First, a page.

May 31, 2011 • Current Events, Perspectives, Travel & Leisure

Fun with gas prices

by Wyatt Taylor

With summer upon us, Americans are once again engaged in a grand old tradition: griping about high gas prices. Our pain at the pump has been acute for the last few months, and it doesn’t seem likely to get better any time soon. Over the holiday weekend, as gas prices spiked, I ran a little demand response program of my own – spending the long weekend in the comfort of my home instead of burning gas on a road trip. In times like these, our political leaders are quick to sell the public on convenient villains, from evil OPEC to those dastardly oil companies. Still, we all know that those who are the first to assign blame usually deserve a bit of it themselves.

Given my background in economics, I tend to think of gas prices as derived from supply and demand forces in the global oil market, with some variations across the regions due to other factors like refining and transportation. That’s why I was startled last week when I saw this map of gas prices by county in the United States from GasBuddy.com.

Gas Prices from GasBuddy.com

Gas Prices from GasBuddy.com

You can see from the map that variation in gas prices tends to follow state lines, rather than flowing across regions. For instance, check out California’s eastern border, where a consumer could save more than $0.30 a gallon by driving across the border from California into Nevada or Arizona. The distinct price differentials between states clearly point to the influence of state policy – specifically tax policy – on gas prices. You won’t hear our political leaders talking about that.

Setting aside the $0.184 / gallon in federal gas tax, state gas taxes explain a good deal of the state-to-state variation in gas prices. In the map above, we see there are four distinctly “red” states, those with particularly high prices: California, Connecticut, Illinois, and New York. Now compare gas tax rates among the states.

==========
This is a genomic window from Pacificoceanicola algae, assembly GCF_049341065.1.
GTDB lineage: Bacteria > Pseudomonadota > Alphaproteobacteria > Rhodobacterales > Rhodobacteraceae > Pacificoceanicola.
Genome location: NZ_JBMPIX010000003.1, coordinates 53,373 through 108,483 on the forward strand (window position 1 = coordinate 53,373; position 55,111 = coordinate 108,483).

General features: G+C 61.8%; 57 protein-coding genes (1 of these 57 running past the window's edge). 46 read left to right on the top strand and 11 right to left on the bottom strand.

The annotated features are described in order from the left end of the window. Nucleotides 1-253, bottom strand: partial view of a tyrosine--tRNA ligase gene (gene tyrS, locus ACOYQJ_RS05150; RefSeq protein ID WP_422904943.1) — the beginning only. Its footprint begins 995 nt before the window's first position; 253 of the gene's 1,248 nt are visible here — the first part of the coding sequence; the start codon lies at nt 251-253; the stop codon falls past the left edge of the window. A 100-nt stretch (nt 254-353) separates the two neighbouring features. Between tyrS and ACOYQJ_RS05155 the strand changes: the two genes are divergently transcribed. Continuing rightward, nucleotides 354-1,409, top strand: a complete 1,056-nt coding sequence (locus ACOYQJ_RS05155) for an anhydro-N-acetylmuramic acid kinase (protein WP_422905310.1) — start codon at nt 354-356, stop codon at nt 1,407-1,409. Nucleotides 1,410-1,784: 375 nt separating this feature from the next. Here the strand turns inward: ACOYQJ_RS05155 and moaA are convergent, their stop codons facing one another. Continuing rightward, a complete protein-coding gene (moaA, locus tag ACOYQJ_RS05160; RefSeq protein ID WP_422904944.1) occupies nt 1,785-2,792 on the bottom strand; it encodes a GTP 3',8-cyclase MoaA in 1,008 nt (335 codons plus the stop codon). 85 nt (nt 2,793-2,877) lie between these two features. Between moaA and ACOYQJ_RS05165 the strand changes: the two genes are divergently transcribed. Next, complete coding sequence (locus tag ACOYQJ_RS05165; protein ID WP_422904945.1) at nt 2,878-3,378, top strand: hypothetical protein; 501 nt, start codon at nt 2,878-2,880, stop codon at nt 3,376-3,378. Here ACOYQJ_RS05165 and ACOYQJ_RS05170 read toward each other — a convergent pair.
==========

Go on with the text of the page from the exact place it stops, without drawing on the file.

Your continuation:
Those “red” states rank 1, 4, 5, and 2, respectively, for the highest state gas taxes in the nation. Number 3, by the way, is Hawaii, which is not shown on the map. Conversely, here are the eight especially “green” states, those with low gas prices, with their gas tax rate ranking in parenthesis: Arkansas (34), Louisiana (38), Mississippi (43), New Mexico (44), Oklahoma (46), South Carolina (47), Tennessee (35), and Wyoming (49). As you can see, these states with the lowest gas prices are all in roughly the bottom third of states in gas tax rates. By the way, the cheapest is Alaska, which is also not shown on the price map. To look at it another way, note the difference between California (number 1) and Wyoming (number 49): most of California falls into a red price level of at least $4.07 / gallon while most of Wyoming is at a green price level topping out at $3.67 / gallon. That’s at least a $0.40 / gallon difference. The difference in their state gas taxes: $0.337 / gallon. Californians pay $0.661 / gallon in combined federal and state gas taxes. No wonder Californians are packing up their trucks and abandoning their state – California is a beautiful state, but there’s nothing as beautiful as affordable gasoline.

Now, I understand that there are important uses for gas taxes, like repairing roads and bridges and, presumably, subsidizing alternative-energy sources as part of a broader sustainability strategy. Still, as we feel the pain of higher gas prices, let’s remember that politicians deserve their share of blame.

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